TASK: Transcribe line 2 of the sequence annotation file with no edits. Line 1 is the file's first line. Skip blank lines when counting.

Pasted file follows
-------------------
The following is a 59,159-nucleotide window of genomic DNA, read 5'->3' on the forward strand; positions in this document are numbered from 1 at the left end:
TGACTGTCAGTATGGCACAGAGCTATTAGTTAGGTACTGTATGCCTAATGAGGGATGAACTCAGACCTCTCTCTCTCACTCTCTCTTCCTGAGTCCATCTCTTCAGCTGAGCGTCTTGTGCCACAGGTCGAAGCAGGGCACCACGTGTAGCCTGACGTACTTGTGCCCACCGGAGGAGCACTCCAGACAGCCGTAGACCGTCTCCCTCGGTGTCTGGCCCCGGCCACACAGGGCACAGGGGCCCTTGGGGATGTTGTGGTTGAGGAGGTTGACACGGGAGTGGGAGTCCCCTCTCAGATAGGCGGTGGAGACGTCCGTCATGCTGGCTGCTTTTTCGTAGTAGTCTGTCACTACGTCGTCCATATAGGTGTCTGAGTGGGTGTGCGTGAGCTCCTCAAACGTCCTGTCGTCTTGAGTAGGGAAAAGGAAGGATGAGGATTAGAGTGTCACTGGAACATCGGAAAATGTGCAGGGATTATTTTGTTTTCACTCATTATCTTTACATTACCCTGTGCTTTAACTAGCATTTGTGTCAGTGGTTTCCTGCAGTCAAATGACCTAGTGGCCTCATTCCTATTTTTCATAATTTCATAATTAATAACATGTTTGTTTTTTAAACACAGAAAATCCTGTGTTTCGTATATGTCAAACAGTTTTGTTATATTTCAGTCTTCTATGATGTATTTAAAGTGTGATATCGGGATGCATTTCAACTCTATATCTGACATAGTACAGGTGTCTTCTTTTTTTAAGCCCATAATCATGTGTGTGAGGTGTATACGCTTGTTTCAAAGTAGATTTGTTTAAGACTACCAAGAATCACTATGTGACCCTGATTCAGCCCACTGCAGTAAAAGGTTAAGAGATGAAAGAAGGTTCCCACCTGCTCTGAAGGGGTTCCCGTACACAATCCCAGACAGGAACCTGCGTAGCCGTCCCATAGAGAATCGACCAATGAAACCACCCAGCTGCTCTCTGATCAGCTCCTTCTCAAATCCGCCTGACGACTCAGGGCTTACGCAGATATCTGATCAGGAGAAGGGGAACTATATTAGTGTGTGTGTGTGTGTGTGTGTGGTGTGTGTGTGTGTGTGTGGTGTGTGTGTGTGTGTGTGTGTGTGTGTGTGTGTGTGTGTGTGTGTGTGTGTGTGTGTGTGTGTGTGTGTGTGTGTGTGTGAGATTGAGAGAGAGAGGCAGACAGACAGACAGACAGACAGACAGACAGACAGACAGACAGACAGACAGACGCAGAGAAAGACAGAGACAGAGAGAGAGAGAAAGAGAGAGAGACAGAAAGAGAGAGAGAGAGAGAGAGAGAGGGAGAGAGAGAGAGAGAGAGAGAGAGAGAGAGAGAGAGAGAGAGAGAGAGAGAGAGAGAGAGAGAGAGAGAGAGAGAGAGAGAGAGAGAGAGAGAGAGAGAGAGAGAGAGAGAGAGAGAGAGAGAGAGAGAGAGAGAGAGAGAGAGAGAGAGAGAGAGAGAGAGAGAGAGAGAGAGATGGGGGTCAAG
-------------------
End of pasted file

TGACTGTCAGTATGGCACAGAGCTATTAGTTAGGTACTGTATGCCTAATGAGGGATGAACTCAGACCTCTCTCTCTCACTCTCTCTTCCTGAGTCCATCTCTTCAGCTGAGCGTCTTGTGCCACAGGTCGAAGCAGGGCACCACGTGTAGCCTGACGTACTTGTGCCCACCGGAGGAGCACTCCAGACAGCCGTAGACCGTCTCCCTCGGTGTCTGGCCCCGGCCACACAGGGCACAGGGGCCCTTGGGGATGTTGTGGTTGAGGAGGTTGACACGGGAGTGGGAGTCCCCTCTCAGATAGGCGGTGGAGACGTCCGTCATGCTGGCTGCTTTTTCGTAGTAGTCTGTCACTACGTCGTCCATATAGGTGTCTGAGTGGGTGTGCGTGAGCTCCTCAAACGTCCTGTCGTCTTGAGTAGGGAAAAGGAAGGATGAGGATTAGAGTGTCACTGGAACATCGGAAAATGTGCAGGGATTATTTTGTTTTCACTCATTATCTTTACATTACCCTGTGCTTTAACTAGCATTTGTGTCAGTGGTTTCCTGCAGTCAAATGACCTAGTGGCCTCATTCCTATTTTTCATAATTTCATAATTAATAACATGTTTGTTTTTTAAACACAGAAAATCCTGTGTTTCGTATATGTCAAACAGTTTTGTTATATTTCAGTCTTCTATGATGTATTTAAAGTGTGATATCGGGATGCATTTCAACTCTATATCTGACATAGTACAGGTGTCTTCTTTTTTTAAGCCCATAATCATGTGTGTGAGGTGTATACGCTTGTTTCAAAGTAGATTTGTTTAAGACTACCAAGAATCACTATGTGACCCTGATTCAGCCCACTGCAGTAAAAGGTTAAGAGATGAAAGAAGGTTCCCACCTGCTCTGAAGGGGTTCCCGTACACAATCCCAGACAGGAACCTGCGTAGCCGTCCCATAGAGAATCGACCAATGAAACCACCCAGCTGCTCTCTGATCAGCTCCTTCTCAAATCCGCCTGACGACTCAGGGCTTACGCAGATATCTGATCAGGAGAAGGGGAACTATATTAGTGTGTGTGTGTGTGTGTGTGTGGTGTGTGTGTGTGTGTGTGGTGTGTGTGTGTGTGTGTGTGTGTGTGTGTGTGTGTGTGTGTGTGTGTGTGTGTGTGTGTGTGTGTGTGTGTGTGTGTGTGAGATTGAGAGAGAGAGGCAGACAGACAGACAGACAGACAGACAGACAGACAGACAGACAGACAGACAGACGCAGAGAAAGACAGAGACAGAGAGAGAGAGAAAGAGAGAGAGACAGAAAGAGAGAGAGAGAGAGAGAGAGAGGGAGAGAGAGAGAGAGAGAGAGAGAGAGAGAGAGAGAGAGAGAGAGAGAGAGAGAGAGAGAGAGAGAGAGAGAGAGAGAGAGAGAGAGAGAGAGAGAGAGAGAGAGAGAGAGAGAGAGAGAGAGAGAGAGAGAGAGAGAGAGAGAGAGAGAGAGAGAGAGAGAGAGAGAGAGAGAGATGGGGGTCAAG